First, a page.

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GU researchers’ antenna eases wireless network traffic jam

Dropped calls, unsent texts and badly buffered cat videos are no fun.

But there’s a more serious side to overburdened wireless networks. They can wreak havoc during crises.

Public safety radios have their own network, and cellphones have theirs. However, the two can interfere, especially during emergencies when the data load is increased by worried people contacting relatives or looking for news, said Steve Schennum, Gonzaga University electrical engineering professor.

That’s why researchers at Gonzaga have developed antennas that manipulate the direction in which the radio waves they emit travel.

“It allows you to cram more data into the airspace,” Schennum said.

The process changes the polarization of the radio waves. Most mobile devices have vertically polarized radio waves. This means the electric field component is traveling vertically. However, radio waves can be polarized in almost any direction – including horizontally or circularly.

The system, which Schennum has worked on since 2007, allows antennas to switch the direction the waves travel when there is too much traffic.

Schennum believes this technology could reduce the interference experienced during emergencies.

“Our antennas could reduce that problem a lot, if they were to build it into the radios,” he said.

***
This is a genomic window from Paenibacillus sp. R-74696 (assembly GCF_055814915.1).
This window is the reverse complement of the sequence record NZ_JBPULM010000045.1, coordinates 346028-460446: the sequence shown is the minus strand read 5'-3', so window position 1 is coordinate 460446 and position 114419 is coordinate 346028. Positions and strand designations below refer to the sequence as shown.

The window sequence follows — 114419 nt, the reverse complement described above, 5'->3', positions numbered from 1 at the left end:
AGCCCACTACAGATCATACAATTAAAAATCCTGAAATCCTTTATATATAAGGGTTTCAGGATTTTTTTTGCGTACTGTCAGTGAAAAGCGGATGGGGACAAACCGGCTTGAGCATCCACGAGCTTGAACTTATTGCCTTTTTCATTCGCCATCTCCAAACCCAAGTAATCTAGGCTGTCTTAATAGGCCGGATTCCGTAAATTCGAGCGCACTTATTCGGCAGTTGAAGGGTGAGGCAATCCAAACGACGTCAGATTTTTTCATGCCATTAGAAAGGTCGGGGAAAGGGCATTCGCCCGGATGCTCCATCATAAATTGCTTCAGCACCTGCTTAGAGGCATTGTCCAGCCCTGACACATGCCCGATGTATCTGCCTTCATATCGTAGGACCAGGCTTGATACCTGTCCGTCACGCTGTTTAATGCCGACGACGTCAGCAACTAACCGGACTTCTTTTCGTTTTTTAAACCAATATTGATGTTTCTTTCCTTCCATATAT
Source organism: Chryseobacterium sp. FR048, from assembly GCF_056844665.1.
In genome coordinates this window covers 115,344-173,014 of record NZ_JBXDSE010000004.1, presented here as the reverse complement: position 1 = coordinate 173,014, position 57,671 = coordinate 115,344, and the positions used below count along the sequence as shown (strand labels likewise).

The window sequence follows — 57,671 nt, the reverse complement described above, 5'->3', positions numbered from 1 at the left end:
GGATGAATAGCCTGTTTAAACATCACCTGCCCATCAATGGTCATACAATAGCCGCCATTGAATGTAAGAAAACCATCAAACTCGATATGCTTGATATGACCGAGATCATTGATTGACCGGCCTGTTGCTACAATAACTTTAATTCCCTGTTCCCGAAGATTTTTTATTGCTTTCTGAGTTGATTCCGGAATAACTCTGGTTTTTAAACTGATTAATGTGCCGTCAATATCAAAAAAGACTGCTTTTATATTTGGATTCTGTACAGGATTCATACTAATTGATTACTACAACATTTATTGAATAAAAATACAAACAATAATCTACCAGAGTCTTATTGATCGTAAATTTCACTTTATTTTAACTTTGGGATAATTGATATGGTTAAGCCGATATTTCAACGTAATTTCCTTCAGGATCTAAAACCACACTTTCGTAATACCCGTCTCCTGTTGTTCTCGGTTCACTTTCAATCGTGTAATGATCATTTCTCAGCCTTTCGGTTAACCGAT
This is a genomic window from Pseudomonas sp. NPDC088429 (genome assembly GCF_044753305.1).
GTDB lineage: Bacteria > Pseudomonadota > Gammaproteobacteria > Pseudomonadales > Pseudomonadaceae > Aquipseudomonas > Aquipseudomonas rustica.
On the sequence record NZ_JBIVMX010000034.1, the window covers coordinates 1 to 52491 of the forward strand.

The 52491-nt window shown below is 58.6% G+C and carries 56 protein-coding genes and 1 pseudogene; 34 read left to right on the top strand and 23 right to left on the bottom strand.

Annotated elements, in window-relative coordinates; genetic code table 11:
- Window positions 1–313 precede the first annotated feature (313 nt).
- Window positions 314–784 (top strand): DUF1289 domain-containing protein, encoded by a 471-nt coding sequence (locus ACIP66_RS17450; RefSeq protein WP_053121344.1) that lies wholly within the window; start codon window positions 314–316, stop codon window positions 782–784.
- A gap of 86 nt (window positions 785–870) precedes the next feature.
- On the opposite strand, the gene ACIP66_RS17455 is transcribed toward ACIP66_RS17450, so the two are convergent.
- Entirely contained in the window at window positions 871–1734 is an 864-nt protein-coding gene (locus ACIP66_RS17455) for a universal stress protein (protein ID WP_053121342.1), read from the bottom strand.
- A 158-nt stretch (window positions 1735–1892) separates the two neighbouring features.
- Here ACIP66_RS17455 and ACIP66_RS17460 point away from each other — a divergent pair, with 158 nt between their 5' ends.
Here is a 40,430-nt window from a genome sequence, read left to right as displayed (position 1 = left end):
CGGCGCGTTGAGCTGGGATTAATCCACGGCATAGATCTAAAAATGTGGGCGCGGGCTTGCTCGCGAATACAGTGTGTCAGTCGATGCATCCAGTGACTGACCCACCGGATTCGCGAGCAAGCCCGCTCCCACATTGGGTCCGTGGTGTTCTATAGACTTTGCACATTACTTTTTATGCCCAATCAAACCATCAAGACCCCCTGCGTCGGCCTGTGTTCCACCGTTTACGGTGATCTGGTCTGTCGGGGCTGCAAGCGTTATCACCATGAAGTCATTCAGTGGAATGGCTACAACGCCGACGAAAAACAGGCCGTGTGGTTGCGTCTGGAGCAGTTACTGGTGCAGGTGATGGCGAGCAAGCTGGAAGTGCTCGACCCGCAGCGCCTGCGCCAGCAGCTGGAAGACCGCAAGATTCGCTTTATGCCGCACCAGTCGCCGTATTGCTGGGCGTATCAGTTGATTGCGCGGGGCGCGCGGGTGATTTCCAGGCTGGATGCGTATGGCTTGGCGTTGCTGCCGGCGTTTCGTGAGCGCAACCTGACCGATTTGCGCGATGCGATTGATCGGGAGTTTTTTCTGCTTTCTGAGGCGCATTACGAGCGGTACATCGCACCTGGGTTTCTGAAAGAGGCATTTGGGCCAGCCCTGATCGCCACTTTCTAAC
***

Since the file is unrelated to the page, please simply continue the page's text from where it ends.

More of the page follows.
Schennum’s research was made possible by a $1.1 million federal grant given in 2011, the largest ever received at Gonzaga. The National Science Foundation grant allowed Schennum to outfit his lab.

Of particular importance for this kind of testing is a special chamber – basically a large, padded electromagnetic vault that absorbs all electromagnetic waves, both internally and externally. This allows researchers to test antennas in the chamber without interference.

“It’s anti-echo to make it look like you’re out in space with nothing around you,” said Bob Conley, president and CEO of Eigen Wireless. “When you close the door, it’s equivalent to taking your cellphone to the moon.”

Conley is an adjunct professor at Gonzaga, as well as a business owner. He works closely with Schennum, and pays to use the lab to test his products.

Caitlin Croskrey, a senior electrical engineering major, has worked in the lab for two years, spending about 30 hours a week there. Being able to do high-level research as an undergraduate is a rare experience, she said.

“These are amazing tools,” she said. “Your typical undergraduate doesn’t get to touch these.”

On a typical day, Croskrey said she analyzes antenna simulations that run throughout the night. She then builds an antenna based on the simulation. These antennas are tested in the chamber.

Although Conley’s company has produced and patented antennas that operate on horizontal frequencies, he has yet to mass-produce the antennas that can intelligently switch polarization.

Although they could be used for conceivably any reason, Schennum said they’ve looked specifically at public safety radio systems.

“That’s our goal, to make sure these life-critical systems can work reliably into the future as wireless systems continue to proliferate and congest the bands,” Conley said.

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